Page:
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I went through a custom profile provider example a while ago and I am now revisiting it.

My database has all the dbo.aspnet_* tables created when I ran the aspnet registration wizard. In these tables I have aspnet_Profile which has a FK constraint pointing to aspnet_Users.

I also have two tables in MyDB: The first, dbo.ProfileData, has a foreign key constraint pointing to dbo.Profile.

What I want to understand is how the tables in MyDB relate to those in dbo.aspnet_*. Shouldn't there be a foreign key constraint (or some kind of relationship) between the profile tables in MyDB and the aspnet tables? Some discussion of how my custom tables relate to those provided by aspnet would be wonderful.

Thanks in advance.

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1 Answer 1

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There are two options I can see, both of which will yield basically the same result:

  • FK from dbo.aspnet_User.UserID to dbo.Profile.UserID, then define a unique key on dbo.Profile.UserID (unless you use it as the PK column for dbo.Profile)

  • FK from dbo.aspnet_Profile.ProfileID to dbo.Profile.ProfileID

dbo.aspnet_User is logically 1 - 1 with dbo.aspnet_Profile, so it doesn't really matter which approach you use as you will still get the same relational integrity.

If you are replacing the standard profile data table with your own implementation then it makes more sense to use the first suggestion, otherwise if you are extending the Profile schema then use the second suggestion.

EDIT

aspnet_Profile is the standard table - the standard SqlProfileProvider stores the user's profile data as a serialized property bag in aspnet_Profile, hence why there is no separate aspnet_ProfileData table as well.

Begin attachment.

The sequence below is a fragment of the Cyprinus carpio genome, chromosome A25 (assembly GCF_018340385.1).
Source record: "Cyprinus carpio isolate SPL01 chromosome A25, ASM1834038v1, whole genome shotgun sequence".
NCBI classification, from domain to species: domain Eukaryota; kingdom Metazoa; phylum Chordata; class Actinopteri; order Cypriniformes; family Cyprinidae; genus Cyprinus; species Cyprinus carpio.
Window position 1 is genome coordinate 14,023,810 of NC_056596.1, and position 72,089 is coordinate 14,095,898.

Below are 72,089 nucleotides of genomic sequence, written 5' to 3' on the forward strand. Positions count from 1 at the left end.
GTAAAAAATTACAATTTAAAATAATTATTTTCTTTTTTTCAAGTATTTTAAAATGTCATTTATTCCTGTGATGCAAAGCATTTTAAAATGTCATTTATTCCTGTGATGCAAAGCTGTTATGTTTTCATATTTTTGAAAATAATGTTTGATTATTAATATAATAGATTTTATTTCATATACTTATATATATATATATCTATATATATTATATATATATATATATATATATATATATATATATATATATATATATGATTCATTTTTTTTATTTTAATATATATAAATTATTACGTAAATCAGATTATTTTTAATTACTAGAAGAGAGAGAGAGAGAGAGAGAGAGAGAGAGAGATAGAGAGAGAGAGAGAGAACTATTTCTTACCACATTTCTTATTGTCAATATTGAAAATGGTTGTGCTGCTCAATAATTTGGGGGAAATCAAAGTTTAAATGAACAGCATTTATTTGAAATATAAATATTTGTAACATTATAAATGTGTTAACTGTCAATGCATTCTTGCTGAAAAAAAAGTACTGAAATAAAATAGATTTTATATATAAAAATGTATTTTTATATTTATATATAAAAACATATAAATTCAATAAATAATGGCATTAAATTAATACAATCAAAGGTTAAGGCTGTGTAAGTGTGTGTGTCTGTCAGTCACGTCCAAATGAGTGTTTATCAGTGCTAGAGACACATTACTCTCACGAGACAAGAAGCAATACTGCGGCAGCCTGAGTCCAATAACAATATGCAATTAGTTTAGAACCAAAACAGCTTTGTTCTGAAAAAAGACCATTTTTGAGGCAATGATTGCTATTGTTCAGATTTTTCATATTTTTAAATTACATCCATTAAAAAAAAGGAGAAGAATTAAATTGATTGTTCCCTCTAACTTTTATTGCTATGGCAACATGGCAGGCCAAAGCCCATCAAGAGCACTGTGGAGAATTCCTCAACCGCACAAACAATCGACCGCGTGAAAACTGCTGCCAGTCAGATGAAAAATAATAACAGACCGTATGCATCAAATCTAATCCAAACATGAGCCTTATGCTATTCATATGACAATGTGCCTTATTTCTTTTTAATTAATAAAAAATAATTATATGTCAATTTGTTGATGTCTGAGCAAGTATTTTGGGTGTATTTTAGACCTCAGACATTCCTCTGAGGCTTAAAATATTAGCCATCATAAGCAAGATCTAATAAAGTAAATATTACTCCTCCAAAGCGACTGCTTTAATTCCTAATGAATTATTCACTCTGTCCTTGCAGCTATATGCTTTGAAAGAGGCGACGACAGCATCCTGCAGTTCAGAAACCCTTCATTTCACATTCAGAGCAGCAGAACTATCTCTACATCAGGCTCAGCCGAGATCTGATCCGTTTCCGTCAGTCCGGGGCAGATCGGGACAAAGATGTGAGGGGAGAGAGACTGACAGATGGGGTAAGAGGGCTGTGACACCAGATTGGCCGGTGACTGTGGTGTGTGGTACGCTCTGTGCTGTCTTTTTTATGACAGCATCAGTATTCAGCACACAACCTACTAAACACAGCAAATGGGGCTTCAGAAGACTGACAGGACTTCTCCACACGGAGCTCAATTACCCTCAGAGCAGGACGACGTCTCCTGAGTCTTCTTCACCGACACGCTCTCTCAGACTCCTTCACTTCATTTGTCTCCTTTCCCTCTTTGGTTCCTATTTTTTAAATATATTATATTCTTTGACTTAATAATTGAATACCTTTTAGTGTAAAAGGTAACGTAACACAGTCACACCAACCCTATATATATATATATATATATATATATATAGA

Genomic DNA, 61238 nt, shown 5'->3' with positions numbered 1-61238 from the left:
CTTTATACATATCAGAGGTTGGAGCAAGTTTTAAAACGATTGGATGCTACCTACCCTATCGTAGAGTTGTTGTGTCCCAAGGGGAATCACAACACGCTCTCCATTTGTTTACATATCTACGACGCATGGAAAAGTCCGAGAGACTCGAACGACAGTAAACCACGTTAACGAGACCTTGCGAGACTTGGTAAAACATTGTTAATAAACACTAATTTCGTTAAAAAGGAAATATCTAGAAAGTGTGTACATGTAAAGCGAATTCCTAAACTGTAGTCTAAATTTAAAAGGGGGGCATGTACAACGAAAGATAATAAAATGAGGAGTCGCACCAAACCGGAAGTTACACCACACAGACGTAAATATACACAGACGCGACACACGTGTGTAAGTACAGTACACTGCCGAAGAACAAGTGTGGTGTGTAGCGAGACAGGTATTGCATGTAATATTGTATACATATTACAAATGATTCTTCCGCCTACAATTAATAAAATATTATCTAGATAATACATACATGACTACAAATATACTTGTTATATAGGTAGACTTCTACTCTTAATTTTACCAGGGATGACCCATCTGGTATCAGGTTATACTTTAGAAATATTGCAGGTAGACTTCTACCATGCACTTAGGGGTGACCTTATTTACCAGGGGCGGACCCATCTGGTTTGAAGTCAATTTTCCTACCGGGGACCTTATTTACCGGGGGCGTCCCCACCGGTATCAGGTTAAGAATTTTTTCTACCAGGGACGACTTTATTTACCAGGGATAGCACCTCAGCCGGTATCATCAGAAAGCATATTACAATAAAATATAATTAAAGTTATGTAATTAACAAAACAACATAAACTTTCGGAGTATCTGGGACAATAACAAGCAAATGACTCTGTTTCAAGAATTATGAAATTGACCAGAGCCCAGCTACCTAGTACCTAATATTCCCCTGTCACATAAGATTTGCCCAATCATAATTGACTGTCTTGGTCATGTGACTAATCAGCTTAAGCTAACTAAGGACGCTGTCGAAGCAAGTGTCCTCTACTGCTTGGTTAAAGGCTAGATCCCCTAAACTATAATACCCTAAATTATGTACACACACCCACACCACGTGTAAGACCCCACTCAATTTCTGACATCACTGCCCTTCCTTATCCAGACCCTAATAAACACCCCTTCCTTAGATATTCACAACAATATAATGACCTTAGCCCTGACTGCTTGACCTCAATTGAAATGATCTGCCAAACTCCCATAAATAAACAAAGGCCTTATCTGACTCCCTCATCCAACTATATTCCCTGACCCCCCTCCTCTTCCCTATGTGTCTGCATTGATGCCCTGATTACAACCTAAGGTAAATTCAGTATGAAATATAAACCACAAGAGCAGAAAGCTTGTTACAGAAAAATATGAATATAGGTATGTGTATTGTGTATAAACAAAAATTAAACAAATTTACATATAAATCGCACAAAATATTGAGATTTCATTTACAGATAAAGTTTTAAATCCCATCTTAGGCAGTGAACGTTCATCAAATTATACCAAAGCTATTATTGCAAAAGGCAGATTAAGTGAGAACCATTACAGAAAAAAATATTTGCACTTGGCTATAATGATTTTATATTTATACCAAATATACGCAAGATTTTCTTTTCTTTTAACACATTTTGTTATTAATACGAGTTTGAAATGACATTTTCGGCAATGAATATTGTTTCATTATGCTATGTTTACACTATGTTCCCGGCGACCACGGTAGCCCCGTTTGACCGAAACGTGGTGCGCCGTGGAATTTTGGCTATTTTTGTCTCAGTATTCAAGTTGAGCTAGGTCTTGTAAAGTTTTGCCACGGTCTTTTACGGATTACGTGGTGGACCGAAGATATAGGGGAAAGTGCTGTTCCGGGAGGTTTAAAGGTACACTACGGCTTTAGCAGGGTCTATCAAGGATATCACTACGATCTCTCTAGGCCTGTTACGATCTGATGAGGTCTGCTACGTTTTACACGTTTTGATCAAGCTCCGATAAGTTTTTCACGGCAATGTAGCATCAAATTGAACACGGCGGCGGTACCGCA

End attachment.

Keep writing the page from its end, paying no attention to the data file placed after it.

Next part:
This approach allows the profile schema to be customized easily for different applications without requiring any changes to the underlying database, and is the most optimal solution for a framework such as .NET. The drawback is that SQL Server does not have easy access to this data at all, so it is much more difficult to index, update and query the user's profile data using T-SQL and set-based logic.

The most common approach I have seen to remove this limitation is to extend the standard SqlProfileProvider to write to a custom profile data table which has specific columns for application-specific profile properties. This table naturally has a 1-1 relationship with the aspnet_Profile table, so it has a foreign key as indicated above.

The role of the extended provider is to promote specific profile properties to columns during profile writes, and read in the columns when the profile is retrieved.

This allows you to mix-and-match storage solutions on an as-needs basis, as long as your extended provider knows how to fall back to the standard implementation where it does not 'know' about a given property.

I always think it is best to leave the standard membership tables as-is, and extend where necessary using new tables with appropriate foreign keys, then subclass the appropriate provider and override the provider methods with your own implementation (calling into the base implementation wherever possible).

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Thanks Sam - what is the "standard profile data table"? Is that aspnet_Profile? I don't see anything called dbo.apsnet_ProfileData. Could you also elaborate on the difference between replacing and extending the Profile schema. If I am designing a UserProfile class that inherits from ProfileBase so I can add more metadata to MyDB, I am guessing I am extending? Thanks again. –  Code Sherpa Dec 2 '09 at 17:24
    
See my edited answer above. –  Sam Dec 2 '09 at 22:09
    
Hi Sam. I am still working on this - got distracted by another issue but am meaning to return to this. I have credited yours as the answer but have a related follow-up question which I will post in a day or two. Thanks again for your help. –  Code Sherpa Dec 9 '09 at 5:01

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